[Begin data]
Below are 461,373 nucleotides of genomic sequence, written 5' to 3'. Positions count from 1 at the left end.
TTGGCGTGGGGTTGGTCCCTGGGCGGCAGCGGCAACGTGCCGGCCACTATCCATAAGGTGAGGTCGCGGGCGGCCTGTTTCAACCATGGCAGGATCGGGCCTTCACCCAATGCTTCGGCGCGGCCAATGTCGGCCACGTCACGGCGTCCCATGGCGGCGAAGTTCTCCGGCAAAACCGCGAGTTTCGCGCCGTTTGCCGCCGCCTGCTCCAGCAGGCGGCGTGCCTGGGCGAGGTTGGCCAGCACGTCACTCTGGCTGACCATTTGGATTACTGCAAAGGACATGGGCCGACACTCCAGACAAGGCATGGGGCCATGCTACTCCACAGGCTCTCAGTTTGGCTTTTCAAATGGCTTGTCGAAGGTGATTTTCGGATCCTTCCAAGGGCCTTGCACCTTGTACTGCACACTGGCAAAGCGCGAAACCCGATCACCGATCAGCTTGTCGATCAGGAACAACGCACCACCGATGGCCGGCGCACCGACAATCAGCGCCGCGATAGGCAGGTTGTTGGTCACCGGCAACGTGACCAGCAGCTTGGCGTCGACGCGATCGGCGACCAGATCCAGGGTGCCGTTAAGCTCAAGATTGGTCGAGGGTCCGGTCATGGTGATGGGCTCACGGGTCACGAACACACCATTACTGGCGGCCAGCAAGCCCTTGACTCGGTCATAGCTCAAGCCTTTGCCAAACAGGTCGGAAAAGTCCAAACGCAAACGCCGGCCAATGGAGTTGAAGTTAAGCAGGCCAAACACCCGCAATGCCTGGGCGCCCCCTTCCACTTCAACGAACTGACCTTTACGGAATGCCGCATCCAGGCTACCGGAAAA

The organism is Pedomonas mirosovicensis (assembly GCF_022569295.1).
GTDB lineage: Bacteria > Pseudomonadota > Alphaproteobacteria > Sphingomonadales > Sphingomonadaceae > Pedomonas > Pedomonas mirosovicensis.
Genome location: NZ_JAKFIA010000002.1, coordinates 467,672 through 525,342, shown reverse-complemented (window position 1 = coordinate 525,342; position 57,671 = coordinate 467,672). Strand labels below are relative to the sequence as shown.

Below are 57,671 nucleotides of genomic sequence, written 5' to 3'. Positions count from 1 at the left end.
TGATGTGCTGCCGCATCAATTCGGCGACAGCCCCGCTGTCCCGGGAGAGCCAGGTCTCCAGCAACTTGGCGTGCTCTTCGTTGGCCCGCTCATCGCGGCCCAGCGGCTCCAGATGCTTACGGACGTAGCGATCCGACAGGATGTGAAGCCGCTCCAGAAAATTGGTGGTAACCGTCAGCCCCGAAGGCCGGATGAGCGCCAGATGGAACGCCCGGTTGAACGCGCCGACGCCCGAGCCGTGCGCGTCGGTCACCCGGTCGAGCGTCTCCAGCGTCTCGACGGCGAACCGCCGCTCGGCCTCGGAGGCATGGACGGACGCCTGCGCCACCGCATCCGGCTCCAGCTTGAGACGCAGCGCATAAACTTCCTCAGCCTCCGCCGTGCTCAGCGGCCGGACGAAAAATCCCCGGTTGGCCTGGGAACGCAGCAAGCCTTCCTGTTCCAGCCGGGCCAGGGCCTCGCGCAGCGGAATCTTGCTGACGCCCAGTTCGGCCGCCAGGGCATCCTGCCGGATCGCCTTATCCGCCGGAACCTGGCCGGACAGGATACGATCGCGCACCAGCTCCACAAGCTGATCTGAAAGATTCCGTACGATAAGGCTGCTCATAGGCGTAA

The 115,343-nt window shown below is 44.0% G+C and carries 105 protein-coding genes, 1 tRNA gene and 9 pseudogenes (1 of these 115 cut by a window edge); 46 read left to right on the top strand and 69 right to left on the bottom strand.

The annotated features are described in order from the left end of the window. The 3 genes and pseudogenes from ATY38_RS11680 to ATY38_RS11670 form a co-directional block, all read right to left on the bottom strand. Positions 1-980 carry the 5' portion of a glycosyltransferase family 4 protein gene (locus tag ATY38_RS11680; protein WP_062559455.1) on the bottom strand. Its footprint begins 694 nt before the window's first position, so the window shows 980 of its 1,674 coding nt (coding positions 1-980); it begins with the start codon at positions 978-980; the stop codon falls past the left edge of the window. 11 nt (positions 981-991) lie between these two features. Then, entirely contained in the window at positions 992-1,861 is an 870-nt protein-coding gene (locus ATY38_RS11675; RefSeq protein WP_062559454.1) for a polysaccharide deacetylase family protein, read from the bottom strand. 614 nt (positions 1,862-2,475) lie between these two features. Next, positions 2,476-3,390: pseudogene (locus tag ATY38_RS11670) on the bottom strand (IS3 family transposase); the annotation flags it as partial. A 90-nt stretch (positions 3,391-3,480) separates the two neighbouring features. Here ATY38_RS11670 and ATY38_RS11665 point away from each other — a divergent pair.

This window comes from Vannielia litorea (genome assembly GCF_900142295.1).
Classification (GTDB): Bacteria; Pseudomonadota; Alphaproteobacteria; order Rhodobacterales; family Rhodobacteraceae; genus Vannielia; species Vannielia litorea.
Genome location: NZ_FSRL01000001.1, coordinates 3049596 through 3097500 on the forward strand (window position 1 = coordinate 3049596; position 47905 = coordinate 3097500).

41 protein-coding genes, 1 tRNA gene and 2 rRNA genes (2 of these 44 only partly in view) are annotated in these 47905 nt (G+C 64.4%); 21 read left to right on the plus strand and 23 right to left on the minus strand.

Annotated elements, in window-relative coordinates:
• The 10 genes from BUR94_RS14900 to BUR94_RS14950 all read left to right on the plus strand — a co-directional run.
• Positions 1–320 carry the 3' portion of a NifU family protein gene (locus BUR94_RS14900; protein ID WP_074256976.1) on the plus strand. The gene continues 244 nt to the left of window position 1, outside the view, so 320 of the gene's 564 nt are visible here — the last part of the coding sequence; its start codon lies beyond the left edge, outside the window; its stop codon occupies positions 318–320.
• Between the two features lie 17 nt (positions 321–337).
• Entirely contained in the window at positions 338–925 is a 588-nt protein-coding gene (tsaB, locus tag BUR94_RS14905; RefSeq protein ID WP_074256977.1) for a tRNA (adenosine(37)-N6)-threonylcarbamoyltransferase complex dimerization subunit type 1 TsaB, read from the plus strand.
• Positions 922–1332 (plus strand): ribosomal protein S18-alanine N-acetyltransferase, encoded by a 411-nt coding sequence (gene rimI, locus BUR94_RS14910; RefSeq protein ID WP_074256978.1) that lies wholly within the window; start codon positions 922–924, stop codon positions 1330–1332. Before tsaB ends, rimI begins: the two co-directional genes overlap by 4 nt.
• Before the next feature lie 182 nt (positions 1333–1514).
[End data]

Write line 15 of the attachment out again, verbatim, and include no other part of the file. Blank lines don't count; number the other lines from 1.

• The 10 genes from BUR94_RS14900 to BUR94_RS14950 all read left to right on the plus strand — a co-directional run.